Under the Fatal Accidents Act 1976 ("FAA 1976"), the surviving spouse (or parent if the deceased is a child) can claim a statutory award (currently £12,980) for bereavement damages as part of their claim against a defendant. This is only available if the claimant and deceased were legally married or were in a civil partnership.

The claimant did not at first bring a claim for bereavement damages against the NHS Trust, since she was not entitled to this remedy at law. However, when her claim against the NHS Trust was compromised she joined the Secretary of State into the proceedings and brought an action for bereavement damages (in the then statutory amount of £11,800) or, if the court could not interpret the FAA 1976 to allow her the award, a declaration that the FAA 1976 was incompatible with Articles 8 and 14 (right to family life and freedom from discrimination respectively) of the European Convention on Human Rights.

Though the Court of Appeal declined to award the claimant damages, it did make a declaration of incompatibility under s.4 of the Human Rights Act 1998. In giving the leading judgement, Sir Terence Etherton, Master of the Rolls, said that:

" is the intimacy of a stable and long term personal relationship, whose fracture due to death caused by another's tortious conduct will give rise to grief which ought to be recognised by an award of bereavement damages, and which is equally and analogously present in relationships involving married couples and civil partners and unmarried and unpartnered cohabitees."

What does this mean for defendants?

Strictly speaking, nothing as yet. A declaration of incompatibility does not itself change the law and it will be down to Parliament to look at amending the FAA 1976 to widen the definition of those entitled to seek bereavement damages. However, it has highlighted the perceived inequality of this provision and this may provoke a legislative response from the Government over the course of 2018.

In the short term, defendants should anticipate increased pressure from claimant lawyers to allow for an award of bereavement damages in settlement offers where the claimant and deceased were cohabiting for a period in excess of two years. Whilst insurers may wish to allow this sum on a goodwill basis as part of the wider negotiation strategy, it is important to note that this remains at defendants' discretion.

Cracking down on whiplash and holiday sickness claims

Following the General Election in June 2017, the Government has set out further plans to reform low-value whiplash and soft tissue personal injury claims procedure in the Civil Liability Bill. The reforms aim to cut down the number of minor, often exaggerated and sometimes fraudulent whiplash claims clogging up the court system. Proposed reforms include the introduction of a tariff of compensation for injuries of less than two years' duration, a fixed recoverable costs regime, and an increase to the small claims threshold (£5,000 for whiplash and £2,000 for other personal injuries) and a ban on the making of Part 36 settlement offers prior to medical evidence.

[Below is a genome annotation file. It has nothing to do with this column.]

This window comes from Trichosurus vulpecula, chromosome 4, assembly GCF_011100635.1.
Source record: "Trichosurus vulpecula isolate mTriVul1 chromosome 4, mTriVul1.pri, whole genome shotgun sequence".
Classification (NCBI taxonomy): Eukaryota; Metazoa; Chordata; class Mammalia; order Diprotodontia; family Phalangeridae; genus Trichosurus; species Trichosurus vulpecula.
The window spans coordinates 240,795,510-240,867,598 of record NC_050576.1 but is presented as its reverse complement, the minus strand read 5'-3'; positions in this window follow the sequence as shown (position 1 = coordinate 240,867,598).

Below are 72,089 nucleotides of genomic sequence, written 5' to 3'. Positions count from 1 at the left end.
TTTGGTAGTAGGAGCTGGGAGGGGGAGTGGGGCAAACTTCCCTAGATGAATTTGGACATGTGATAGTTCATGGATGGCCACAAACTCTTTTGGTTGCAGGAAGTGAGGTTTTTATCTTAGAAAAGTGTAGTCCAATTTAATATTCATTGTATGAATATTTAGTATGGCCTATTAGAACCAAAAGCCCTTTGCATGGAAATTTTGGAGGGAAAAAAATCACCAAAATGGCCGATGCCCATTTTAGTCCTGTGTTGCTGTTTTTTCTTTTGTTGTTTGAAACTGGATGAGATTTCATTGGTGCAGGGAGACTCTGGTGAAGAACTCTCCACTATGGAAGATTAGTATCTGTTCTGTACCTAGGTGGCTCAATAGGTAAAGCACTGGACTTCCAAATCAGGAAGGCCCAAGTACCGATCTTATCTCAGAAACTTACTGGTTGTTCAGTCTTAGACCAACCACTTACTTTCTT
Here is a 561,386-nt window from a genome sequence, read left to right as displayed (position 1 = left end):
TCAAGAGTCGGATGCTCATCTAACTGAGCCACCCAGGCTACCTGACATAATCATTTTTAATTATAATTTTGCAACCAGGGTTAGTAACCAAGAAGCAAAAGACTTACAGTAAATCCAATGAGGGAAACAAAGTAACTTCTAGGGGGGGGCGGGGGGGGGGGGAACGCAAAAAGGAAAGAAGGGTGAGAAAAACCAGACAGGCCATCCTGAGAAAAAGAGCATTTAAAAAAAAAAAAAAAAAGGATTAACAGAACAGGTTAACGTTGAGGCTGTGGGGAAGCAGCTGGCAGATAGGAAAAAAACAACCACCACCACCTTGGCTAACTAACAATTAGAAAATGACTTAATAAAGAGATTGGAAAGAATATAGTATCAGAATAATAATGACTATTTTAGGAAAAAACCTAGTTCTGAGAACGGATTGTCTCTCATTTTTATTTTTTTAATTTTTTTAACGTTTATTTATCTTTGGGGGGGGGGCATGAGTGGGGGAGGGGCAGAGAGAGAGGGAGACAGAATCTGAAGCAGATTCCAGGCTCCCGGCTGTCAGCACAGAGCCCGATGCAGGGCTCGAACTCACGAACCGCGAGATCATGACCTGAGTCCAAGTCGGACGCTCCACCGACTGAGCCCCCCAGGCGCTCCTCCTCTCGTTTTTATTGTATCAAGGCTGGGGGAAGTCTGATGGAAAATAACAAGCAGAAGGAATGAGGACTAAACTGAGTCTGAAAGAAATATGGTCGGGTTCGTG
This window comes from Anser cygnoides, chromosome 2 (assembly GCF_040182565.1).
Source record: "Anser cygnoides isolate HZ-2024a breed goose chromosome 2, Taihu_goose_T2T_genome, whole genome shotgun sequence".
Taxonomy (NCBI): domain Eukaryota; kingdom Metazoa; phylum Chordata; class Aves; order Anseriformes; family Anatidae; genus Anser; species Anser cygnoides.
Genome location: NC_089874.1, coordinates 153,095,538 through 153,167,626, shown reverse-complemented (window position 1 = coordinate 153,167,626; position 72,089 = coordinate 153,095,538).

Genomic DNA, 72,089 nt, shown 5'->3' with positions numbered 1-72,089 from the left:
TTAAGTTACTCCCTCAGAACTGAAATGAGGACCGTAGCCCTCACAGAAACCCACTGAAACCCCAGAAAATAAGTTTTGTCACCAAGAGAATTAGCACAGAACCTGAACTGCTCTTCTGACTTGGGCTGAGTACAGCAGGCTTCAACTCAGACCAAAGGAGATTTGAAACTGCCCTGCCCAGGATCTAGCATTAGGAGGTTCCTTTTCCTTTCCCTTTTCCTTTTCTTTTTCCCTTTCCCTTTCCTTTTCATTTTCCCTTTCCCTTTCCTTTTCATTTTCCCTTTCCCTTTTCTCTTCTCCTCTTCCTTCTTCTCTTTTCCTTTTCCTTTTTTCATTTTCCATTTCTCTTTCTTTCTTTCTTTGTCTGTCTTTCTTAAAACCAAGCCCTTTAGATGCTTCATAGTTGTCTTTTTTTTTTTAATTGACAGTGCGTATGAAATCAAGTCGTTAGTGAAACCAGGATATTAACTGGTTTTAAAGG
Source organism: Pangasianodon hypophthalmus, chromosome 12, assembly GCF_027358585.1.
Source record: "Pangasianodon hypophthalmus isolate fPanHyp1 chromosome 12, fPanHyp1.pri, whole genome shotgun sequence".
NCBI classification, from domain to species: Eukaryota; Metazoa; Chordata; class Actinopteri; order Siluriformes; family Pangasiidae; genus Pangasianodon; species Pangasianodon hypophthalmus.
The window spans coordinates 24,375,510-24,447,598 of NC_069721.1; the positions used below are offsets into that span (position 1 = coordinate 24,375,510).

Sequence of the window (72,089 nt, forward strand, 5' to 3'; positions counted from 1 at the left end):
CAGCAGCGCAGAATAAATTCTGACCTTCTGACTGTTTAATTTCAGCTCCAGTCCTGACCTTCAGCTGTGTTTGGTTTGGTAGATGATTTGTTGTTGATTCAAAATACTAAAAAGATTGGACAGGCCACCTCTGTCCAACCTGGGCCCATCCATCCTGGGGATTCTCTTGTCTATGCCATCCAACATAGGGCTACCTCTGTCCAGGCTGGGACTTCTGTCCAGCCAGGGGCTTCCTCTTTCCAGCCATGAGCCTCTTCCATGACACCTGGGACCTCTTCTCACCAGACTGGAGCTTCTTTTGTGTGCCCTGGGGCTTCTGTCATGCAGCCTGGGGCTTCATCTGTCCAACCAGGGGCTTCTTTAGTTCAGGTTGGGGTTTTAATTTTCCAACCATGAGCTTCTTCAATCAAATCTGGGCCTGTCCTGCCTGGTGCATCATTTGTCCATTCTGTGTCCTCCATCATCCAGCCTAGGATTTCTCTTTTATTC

Draft procedural reforms following the Ministry of Justice consultation on holiday sickness claims are expected in early 2018. ABTA, the Travel Association (ABTA) estimates an increase of five hundred percent since 2013 in claims for gastric illness from holidaymakers. The Solicitors Regulation Authority issued a warning notice about the rise in unmeritorious holiday sickness claims, putting claimant lawyers on notice that the unscrupulous practices of claims management companies will be a target of both the reforms and the SRA's disciplinary powers. Holiday sickness claims are likely to be brought under the fixed recoverable costs regime proposed by Lord Justice Jackson and hopefully streamlined with the amendments necessary to the Civil Procedure Rules and protocol.

What does this mean for defendants?

In the case of both whiplash and holiday sickness claims, claimant legal costs can often run to double the claim value and vary wildly in each case. Examples cited in the Jackson Report (see further below) in respect of holiday sickness claims with claim values of £1,000-£1,500 when settled, were followed by costs claims in the region of £3,000-£6,000. The creation of fixed upper limits for both damages and costs in these types of cases will benefit defendants by introducing an element of certainty. Whiplash and soft tissue claims are often difficult to defend due to the nature of the injuries involved. The reform, in particular a proposed ban on Part 36 settlement offers prior to medical evidence, will discourage fraudulent claims. In terms of holiday sickness claims, once a date for the reforms is announced (likely April 2018), defendants may expect to see a short term spike in claims being notified prior to their entry into force.

A new "intermediate" claims track?

Together with the reforms mentioned above, Lord Justice Jackson's supplemental report on costs proposes the creation of a new "intermediate" claims track for cases of modest complexity above the fast track up to £100,000 in value. This reform would extend the fixed costs regime (FCR) above the current £25,000 limit. Many lower value injury claims currently see claimant costs far outstripping the claim value and placing these claims into a FCR regime will be helpful to defendants and insurers, particularly when reserving for costs. However, reform will need to be streamlined with amendments to claims procedure and protocol in order for the desired effect to be realised.

What's in store for 2018?

2018 is shaping up to be an interesting year for personal injury practitioners in England and Wales, and airlines and insurers with claims in this jurisdiction may find tactical advantages to timing the resolution of disputes around the anticipated changes highlighted above. The appointment of David Gauke, a qualified solicitor, as Lord Chancellor and Secretary of State for Justice is to be welcomed when considering the ambitious reforms underway and in consultation. Overall, 2017 has demonstrated an appetite for reform to the legislative framework for dealing with personal injury claims, but it remains to be seen with the challenges of Brexit whether these will come to fruition in the next 12 months.

The content of this article is intended to provide a general guide to the subject matter. Specialist advice should be sought about your specific circumstances.